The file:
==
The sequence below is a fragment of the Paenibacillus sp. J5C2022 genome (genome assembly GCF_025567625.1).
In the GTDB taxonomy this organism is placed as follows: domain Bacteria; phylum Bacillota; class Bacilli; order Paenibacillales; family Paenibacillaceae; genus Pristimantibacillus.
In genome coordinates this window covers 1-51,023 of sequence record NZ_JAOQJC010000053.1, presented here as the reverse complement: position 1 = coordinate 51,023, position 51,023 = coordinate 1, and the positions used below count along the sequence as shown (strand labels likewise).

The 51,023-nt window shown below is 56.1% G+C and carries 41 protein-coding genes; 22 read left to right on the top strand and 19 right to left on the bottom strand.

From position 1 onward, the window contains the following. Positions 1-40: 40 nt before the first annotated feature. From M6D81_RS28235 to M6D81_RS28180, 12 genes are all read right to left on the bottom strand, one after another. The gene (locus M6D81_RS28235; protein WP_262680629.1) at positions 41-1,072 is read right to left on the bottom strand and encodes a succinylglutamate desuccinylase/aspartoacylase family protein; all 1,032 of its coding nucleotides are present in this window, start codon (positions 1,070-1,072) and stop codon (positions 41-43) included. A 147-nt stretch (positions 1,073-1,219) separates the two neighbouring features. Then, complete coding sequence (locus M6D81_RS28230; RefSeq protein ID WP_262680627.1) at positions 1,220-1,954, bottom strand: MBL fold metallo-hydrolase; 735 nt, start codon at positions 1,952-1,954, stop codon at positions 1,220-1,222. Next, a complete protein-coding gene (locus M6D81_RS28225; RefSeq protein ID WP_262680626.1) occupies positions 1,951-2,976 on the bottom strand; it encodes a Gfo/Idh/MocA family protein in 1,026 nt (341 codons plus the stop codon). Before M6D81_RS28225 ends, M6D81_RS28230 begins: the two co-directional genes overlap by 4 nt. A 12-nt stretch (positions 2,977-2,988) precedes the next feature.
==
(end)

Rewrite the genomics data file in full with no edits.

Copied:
The sequence below is a fragment of the Paenibacillus sp. J5C2022 genome (genome assembly GCF_025567625.1).
In the GTDB taxonomy this organism is placed as follows: domain Bacteria; phylum Bacillota; class Bacilli; order Paenibacillales; family Paenibacillaceae; genus Pristimantibacillus.
In genome coordinates this window covers 1-51,023 of sequence record NZ_JAOQJC010000053.1, presented here as the reverse complement: position 1 = coordinate 51,023, position 51,023 = coordinate 1, and the positions used below count along the sequence as shown (strand labels likewise).

The 51,023-nt window shown below is 56.1% G+C and carries 41 protein-coding genes; 22 read left to right on the top strand and 19 right to left on the bottom strand.

From position 1 onward, the window contains the following. Positions 1-40: 40 nt before the first annotated feature. From M6D81_RS28235 to M6D81_RS28180, 12 genes are all read right to left on the bottom strand, one after another. The gene (locus M6D81_RS28235; protein WP_262680629.1) at positions 41-1,072 is read right to left on the bottom strand and encodes a succinylglutamate desuccinylase/aspartoacylase family protein; all 1,032 of its coding nucleotides are present in this window, start codon (positions 1,070-1,072) and stop codon (positions 41-43) included. A 147-nt stretch (positions 1,073-1,219) separates the two neighbouring features. Then, complete coding sequence (locus M6D81_RS28230; RefSeq protein ID WP_262680627.1) at positions 1,220-1,954, bottom strand: MBL fold metallo-hydrolase; 735 nt, start codon at positions 1,952-1,954, stop codon at positions 1,220-1,222. Next, a complete protein-coding gene (locus M6D81_RS28225; RefSeq protein ID WP_262680626.1) occupies positions 1,951-2,976 on the bottom strand; it encodes a Gfo/Idh/MocA family protein in 1,026 nt (341 codons plus the stop codon). Before M6D81_RS28225 ends, M6D81_RS28230 begins: the two co-directional genes overlap by 4 nt. A 12-nt stretch (positions 2,977-2,988) precedes the next feature.